E2491. What's Crackin'? Pictorial Review of the Pre- and Postoperative Appearance of Nutcracker Syndrome
  1. Julianne O'Gorman; Northwell Health
  2. Tony Lee; Northwell Health
Nutcracker syndrome is a rare vascular compression syndrome with varied and nonspecific presenting symptoms of left flank pain, pelvic pain, hematuria/proteinuria, gonadal varices, nausea, vomiting and weight loss. Patients may present with left renal vein thrombosis. It is a rare condition with exact incidence unknown. There is a slight female predominance and an association with a thin body habitus. It may also occur in conjunction with Superior Mesenteric Artery (SMA) syndrome. Nutcracker syndrome is differentiated from the nutcracker phenomenon based on the presence of characteristic findings without the symptoms. Surgical treatment options include: left renal vein transposition, gonadal vein transposition, SMA transposition, autologous kidney transplantation, nephrectomy. Endovascular treatment options include: endovascular stent graft placement.

Educational Goals / Teaching Points
Discuss the pathophysiology and clinical presentation of nutcracker syndrome. Review the types of nutcracker syndrome: anterior versus posterior. Identify the diagnostic measurements and imaging characteristics of nutcracker syndrome on computed tomography (CT) and ultrasound. Understand the clinical and therapeutic implications of accurately diagnosing nutcracker syndrome. Learn the various surgical and endovascular treatment options and their post-operative appearance on CT and US. Discuss postoperative complications.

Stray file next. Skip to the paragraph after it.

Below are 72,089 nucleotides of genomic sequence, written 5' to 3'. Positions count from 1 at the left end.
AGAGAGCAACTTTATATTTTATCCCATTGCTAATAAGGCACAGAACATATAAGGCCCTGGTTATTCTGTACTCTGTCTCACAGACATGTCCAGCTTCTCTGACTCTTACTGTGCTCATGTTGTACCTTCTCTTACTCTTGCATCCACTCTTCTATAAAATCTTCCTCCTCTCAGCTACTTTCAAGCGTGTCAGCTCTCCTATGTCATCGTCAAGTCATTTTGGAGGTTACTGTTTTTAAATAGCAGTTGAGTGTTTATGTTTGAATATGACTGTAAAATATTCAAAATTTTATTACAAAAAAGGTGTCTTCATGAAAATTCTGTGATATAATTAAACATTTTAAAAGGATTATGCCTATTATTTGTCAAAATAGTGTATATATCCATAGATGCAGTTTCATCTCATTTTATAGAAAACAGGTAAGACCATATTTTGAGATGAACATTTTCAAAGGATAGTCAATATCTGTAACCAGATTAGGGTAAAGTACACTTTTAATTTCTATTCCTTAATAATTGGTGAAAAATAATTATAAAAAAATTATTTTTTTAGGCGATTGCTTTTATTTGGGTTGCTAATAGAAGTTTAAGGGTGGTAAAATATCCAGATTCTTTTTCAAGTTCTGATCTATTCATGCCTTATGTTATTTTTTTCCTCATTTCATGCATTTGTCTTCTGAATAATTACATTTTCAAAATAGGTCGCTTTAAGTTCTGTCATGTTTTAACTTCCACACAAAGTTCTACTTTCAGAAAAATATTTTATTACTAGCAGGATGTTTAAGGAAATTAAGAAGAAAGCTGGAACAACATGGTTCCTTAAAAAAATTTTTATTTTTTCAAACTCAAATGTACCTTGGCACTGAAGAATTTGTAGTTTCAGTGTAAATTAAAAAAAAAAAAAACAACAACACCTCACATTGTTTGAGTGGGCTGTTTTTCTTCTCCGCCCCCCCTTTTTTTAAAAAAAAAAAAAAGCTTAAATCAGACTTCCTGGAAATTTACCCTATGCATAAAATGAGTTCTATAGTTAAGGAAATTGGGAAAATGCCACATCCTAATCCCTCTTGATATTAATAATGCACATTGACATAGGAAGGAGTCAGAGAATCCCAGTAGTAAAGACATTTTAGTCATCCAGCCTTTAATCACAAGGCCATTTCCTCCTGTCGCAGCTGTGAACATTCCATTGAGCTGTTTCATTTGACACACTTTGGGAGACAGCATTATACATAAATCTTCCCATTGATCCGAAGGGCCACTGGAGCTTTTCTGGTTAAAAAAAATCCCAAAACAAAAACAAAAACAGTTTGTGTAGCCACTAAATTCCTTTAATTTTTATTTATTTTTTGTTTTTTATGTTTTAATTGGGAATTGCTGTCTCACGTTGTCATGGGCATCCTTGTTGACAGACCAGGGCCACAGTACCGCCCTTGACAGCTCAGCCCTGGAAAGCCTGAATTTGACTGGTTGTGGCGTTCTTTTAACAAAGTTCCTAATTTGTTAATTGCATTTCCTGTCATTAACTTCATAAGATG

Key Anatomic/Physiologic Issues and Imaging Findings/Techniques
Nutcracker syndrome occurs in two different types. Anterior (left renal vein is compressed between the aorta and superior mesenteric artery [SMA]), and posterior (retro aortic left renal vein compressed between the aorta and vertebral body). Key radiographic measurements include (reduced aortic-SMA angle, pressure gradient greater than 3mm Hg on renal venography, compression ratio greater than 2.25 of pre-compressed to compressed left renal vein, elevated left renal vein velocities on doppler ultrasound). Key imaging findings include (collateral vessels and/or gonadal varices). Pictorial review of postsurgical treatments include left renal vein transposition, gonadal vein transposition, and SMA transposition.

Follow up imaging may demonstrate decreased left renal vein pre-compressed diameter. Radiologists should be aware of the different surgical techniques and be readily able to recognize the postoperative imaging features of nutcracker syndrome. There is a higher morbidity associated with open surgical interventions and complications include deep vein thrombosis, retroperitoneal hematoma, paralytic ileus and adhesions resulting in mechanical ileus. More data is needed on long term outcomes for minimally invasive techniques such as endovascular stenting, such as stent migration, stent patency and durability.